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How are they generally made? aka Rock Candles Indoor decorative
oil candles are definitely in style. They usually comprised
of the following: A glass tube (either lab, instrumentation or
Pyrex glass) or a metal tube that holds a 1/16″ to 1/8″ diameter
fiberglass wick. Fiberglass lasts indefinitely compared to
cotton that will dry out over time and have its wicking
capability degrade significantly. Also fiberglass does not burn.
The glass wick holder (tube) is set in a decorative bottle
holding a clean high grade liquid paraffin fuel. You want to
use liquid paraffin because it has a high flash point
which offers a good safety factor. I have seen designs made from
decorative bottles, drilled out rocks and even slate attached to
various types of glassware. The best fiberglass wicking is a
loose braid. The tighter braids available on the market have
limited draw capacity. They start off good then slowly die out
as the fuel level drops.
How long should the
glass wick tube be? All the tube does is hold the wick.
A longer tube does not improve wicking action. Some folks prefer
longer tubes because they are making lamps that are rather high
and use the longer tubes to make sure the wick makes it to the
bottom of the vessel. Some folks put potpourri in mason jars and
use a longer tube to “push” through the decorative objects that
are set in the fluid part of the oil candle. Some buy longer
tubes just for the looks.
How do you adjust
the flame on an oil / rock candle?
Before you slide the wick into the tube make sure it is cut
evenly across the top. An irregular cut will cause smoking. Set
the wick in the tube so it is even with the top of the tube.
This will generate a clean burn. Having the wick set too high
above the tube will cause smoking. It is similar to “flooding” a
car engine, you are sending more fuel to the engine (flame) than
it can burn. Therefore the excess passes through as black soot.
This theory also applies to just about all oil type lamps and
Continue - Should I drill the hole for the glass wick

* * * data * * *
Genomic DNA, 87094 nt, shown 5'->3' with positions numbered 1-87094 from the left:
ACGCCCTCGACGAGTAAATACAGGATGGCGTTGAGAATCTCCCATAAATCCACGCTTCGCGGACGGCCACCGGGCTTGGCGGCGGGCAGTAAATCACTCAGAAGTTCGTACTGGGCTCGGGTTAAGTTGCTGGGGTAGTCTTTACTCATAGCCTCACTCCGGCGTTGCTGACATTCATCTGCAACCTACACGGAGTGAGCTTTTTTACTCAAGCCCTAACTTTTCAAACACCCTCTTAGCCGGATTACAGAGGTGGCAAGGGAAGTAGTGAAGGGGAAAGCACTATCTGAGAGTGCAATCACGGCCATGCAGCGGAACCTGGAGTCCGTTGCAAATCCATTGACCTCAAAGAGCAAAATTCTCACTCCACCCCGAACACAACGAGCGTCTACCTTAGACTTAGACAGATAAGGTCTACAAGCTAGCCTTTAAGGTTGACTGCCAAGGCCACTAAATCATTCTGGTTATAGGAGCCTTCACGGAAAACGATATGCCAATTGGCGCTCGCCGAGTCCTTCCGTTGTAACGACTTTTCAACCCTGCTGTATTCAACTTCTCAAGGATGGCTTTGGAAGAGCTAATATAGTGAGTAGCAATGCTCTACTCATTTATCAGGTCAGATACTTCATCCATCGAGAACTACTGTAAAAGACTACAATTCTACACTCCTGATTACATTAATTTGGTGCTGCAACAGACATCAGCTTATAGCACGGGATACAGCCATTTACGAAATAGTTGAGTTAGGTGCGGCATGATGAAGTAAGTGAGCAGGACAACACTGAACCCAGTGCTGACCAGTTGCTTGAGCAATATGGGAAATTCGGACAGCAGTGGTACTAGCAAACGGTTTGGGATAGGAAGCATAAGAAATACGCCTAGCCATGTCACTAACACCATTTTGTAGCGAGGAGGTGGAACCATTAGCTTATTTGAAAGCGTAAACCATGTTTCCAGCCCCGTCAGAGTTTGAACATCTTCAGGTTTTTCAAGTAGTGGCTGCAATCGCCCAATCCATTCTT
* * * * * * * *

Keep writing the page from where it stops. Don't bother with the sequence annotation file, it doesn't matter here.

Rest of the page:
tube before I receive my order? Answer is no. The reason is the
glass stock tubing used to make the tubes can vary from 6 to 7mm
outside diameter. It is best to wait for the tubes, measure,
then drill the holes in whatever device you plan on making an
oil candle out of.
lab or instrumentation glass and not regular glass? You need a
thermally stable glass that can take the heat whereas lower
grades of glass will pop with slight temperature differentials.
Its all about safety. The best performers are real PYREX.
My oil candle
smokes! There are many fuels on the market. Perhaps you
have used a crude fuel meant for outdoors. Look for “cleaner –
The most common oil
lamp problem for new designers. THE VACUUM PROBLEM !
If the wick is set tight in the wick opening and there is no air
vent for the fuel, a vacuum will be created in the can. You can
tell if the fuel is not properly vented when the torch lights up
strong and goes out for no apparent reason after 30 seconds or
so. This is the most common pitfall encountered when making
patio torches and rock candles. NOT venting the fuel, thus
creating a vacuum in the can.
How far will a
patio torch wick effectively draw fuel? In general,
keep the can size in the 6″ long-high range. There are other
ways to increase draw, but in general keep it shallow. People
looking to make long burning lamps/torches ought to consider
wide base type designs as opposed to tall can type designs.
cotton wicks? Both work great, with an advantage going
to the fiberglass because it will not burn (in-organic) itself
like cotton (organic). Also the fiberglass is more durable and
lasts longer. Loose braids are best.
Paper patio torch
wicks ? NOT A GOOD IDEA !! One shot use at best
assuming the paper did not absorb moisture prior to being lit !!
How should a patio
torch perform ? Using liquid paraffin, produced a flame
in the 4″ high range consuming somewhere around 11 grams of fuel
per hour. The 1/2″ diameter wick was set 3/4″ above the opening
of the can. Torches for the most part are dirty to some degree
and meant for outdoors only.
Can you make
torches out of copper tubing ? Yes, I have seen some
very nicely made torches made out copper tubing and typical
copper pipe reducers that you can buy at the local hardware
Safety for patio
torch use ! Patio torches are for outdoors and should
only be lit outdoors. Don’t use volatile fuels like gasoline.
Stick with the liquid paraffin. Test your new design in a
isolated area with a fire extinguisher nearby. Patio torches can
throw off some large flames depending on how much wick is set
above the wick opening.
Biofuels and Wicking - Biofuels are fuels derived from renewable biological materials such as soy beans. Oils and animal fats can be also processed into biofuel. These fuels are a thick oil like fluid that is viscous and does not easily flow through a wick. Produced through transesterification of organically derived oils and fats. They may be used as a replacement for or component of diesel fuel. Note when you mix biofuel with diesel fuel as a mix it is refered to as Biodiesel.
Biofuel Wick Design - Use loose braided wicking where the fuel source is real close to the the flame. Think whale oil lamps. Very viscous fuel. Wide based fuel containers whereby the flame is close to the source of fuel so it can flow a minimum distance. Research antique books on whale oil lamps for design ideas.
Wick Materials - Biofuel Wicking may be made of cotton or fiberglass. Biofuel is similiar to older day whale oil used in lamps to light homes during the whaling periods. Because the fuel was thick, whale oil lamps are constructed with wide cylindrical bases to obtain the desired volume of fuel as opposed to designing thin and tall containers. The key point is a minimum distance from fuel to flame. The shorter the better.